One step at a time 

The evolution of backcountry guiding in the Sea to Sky

click to flip through (5) TOBIAS C. VAN VEEN - Deep snow drifts and crisp cold wind on the backside of Flute.
  • Tobias c. van Veen
  • Deep snow drifts and crisp cold wind on the backside of Flute.
 

Keith Read is patiently placing one foot in front of the other, climbing his way up the powdery slope, passing by scraggly Christmas trees at the glorious rate of a few hundred steps an hour. The wind whips overhead, sending a sugary mist of snow cascading from the treetops. Above the muted green of the alpine forest is the electric grey sky. We are but a huddled bunch out in the wild, slowly making our way in the cold world of the Whistler backcountry with guide outfit Extremely Canadian.

The climb is perfection incarnate — a wheelchair ramp incline, with wide, perfect switchbacks. As the president of the Association of Canadian Mountain Guides (ACMG) and the lead guide and program supervisor with Extremely Canadian, Read— now 52 and skiing since he was three — is the master of efficient travel and movement in the backcountry. Under his belt is a repertoire of skills, from all things switchbacks and kick turns to crevasse rescue and wilderness first aid. But above all stands the ACMG motto: to serve the public. His gentle demeanour belies an intense depth of knowledge and experience drawn from some 49 years of skiing. Every second of a lifetime spent guiding rock, alpine, and skiing in the mountains has been subtly shaped into this meditative walk up and out of the Oboe drainage. Over the course of an hour or so, we wind our way up and out of the valley to the Flute col.

We are on skis, with climbing skins clamped to tip and tail, our touring bindings unlocked and our heel risers up. We are part of a growing legion of foot-propelled backcountry travellers who are returning to the roots of the sport: before chairlifts, machine-cut runs, and restaurant-to-restaurant cable cars, there were skiers on long, waxed, wooden planks, skinning up hills and schussing back down. In this simple fact, little has changed, which explains something of the allure of the backcountry. It's certainly not about some faux adrenaline rush from ducking the ropes; backcountry travel has nothing to do with being a daredevil. Though there are unfortunately a growing number of newcomers who duck ropes without the knowledge, training, or equipment — an issue this article will grapple with by emphasizing that users should get trained and hire a guide — the majority of travellers are educated and aware, and moreover, considerate and thoughtful in regards to the consequences of their actions. Once out in the untrammelled wild, it's all about simply putting one foot forward in front of the other, taking in the alpine air, gazing with a critical eye on the terrain, making careful and responsible decisions using the right tools and knowledge — and then letting it all come together in the mindless moment that is the descent. Backcountry travel is a reflective endeavour that culminates in the gestalt of powder goodness — and this is what it means to take part in the evolution of ski culture as it rewires the clock by combining the benefits of mechanization — lift-access to the high alpine — with the pace of self-propelled travel.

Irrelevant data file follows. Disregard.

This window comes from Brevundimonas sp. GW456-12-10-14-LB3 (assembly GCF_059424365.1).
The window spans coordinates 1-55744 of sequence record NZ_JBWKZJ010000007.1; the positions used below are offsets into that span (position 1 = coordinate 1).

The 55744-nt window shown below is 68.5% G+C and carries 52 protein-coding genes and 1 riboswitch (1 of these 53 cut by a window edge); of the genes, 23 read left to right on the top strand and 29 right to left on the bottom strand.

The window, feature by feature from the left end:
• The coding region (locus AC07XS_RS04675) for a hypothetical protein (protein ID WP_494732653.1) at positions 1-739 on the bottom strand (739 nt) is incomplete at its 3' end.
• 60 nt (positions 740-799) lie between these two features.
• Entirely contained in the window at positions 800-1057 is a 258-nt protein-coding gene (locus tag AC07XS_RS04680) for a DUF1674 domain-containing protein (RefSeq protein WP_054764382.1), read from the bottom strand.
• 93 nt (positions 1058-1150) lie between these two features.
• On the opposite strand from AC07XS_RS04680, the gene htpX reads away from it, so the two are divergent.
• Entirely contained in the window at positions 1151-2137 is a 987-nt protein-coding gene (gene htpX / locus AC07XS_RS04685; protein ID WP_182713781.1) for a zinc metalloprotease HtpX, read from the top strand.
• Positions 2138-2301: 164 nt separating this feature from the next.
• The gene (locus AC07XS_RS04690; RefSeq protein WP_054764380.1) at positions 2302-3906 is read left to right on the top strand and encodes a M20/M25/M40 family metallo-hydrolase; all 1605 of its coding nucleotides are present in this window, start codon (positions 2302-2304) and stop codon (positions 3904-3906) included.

The mutant offspring known as the ski guido

With our touring boots set to walk mode for ease of motion, we are able to tromp our way up the track that Read has established, gliding on the flatter bits, stair-climbing when it gets a tad steeper. Keith has his layers stripped, sunglasses on, and is using his poles to pack down user-friendly corners. Expending his caloric cache at a tremendous rate, Read demonstrates what he means when he says that "being a guide means being a life-long athlete." Thanks to his efforts, the rest of us are scarcely breaking a sweat, following in his footsteps, taking in the view, talking about the beers we'll down when complete. But Read, he is sweating and moving and gazing up at the slope, trying to ascertain the path of least resistance — and of the highest margin of safety.

Such is the labour of a professional mountain guide: lead the way; break trail; ascertain and manage risk; do so with an eye to the client's desires and abilities (or lack thereof); and above all, with an effortless grace and calm that pays ultimate respect to the mountains. But there are two traits that are becoming newly emphasized in the ACMG repertoire: objective-based guiding, with an emphasis on goal-based touring (as distinct from the routine of mechanized guiding at helicopter/snowcat operations); and backcountry coaching, with a focus on teaching backcountry travel skills, and at the more advanced levels, managing complex and challenging terrain such as couloirs, steep chutes, and long-haul tours.

Canada has a rather unique guiding certification; unlike other countries, the ACMG breaks up what is elsewhere a unified program into the disciplines of ski, rock, and alpine, along with newer certifications such as indoor gym climbing and hiking. The specialization of guide disciplines was undertaken to feed the high demand for snowcat and heli guides throughout the '80s and '90s, primarily in B.C. As Read notes, in this respect the ACMG has responded to the needs of the public. But whereas heli-ski guides were needed 20 years ago, today the emphasis is increasingly on backcountry travel. The Canadian Mountain and Ski Guide (CMSG) program is now emphasizing objective-based guiding and backcountry coaching.

With Extremely Canadian, these two aspects are pushed to the forefront, as Read says, in a way that is "pushing and rewriting what we're trained to do as certified guides." In the Spearhead, says Read, this mean learning to "utilize the terrain far more than it has been in the past," alongside an emphasis on backcountry skills and ski coaching. "It is really challenging," says Read. "Extremely Canadian has done a really good job challenging people with terrain. Now we're taking that into the backcountry, potentially doing bigger lines. . . it's fascinating, and there's a lot of skills to be developed."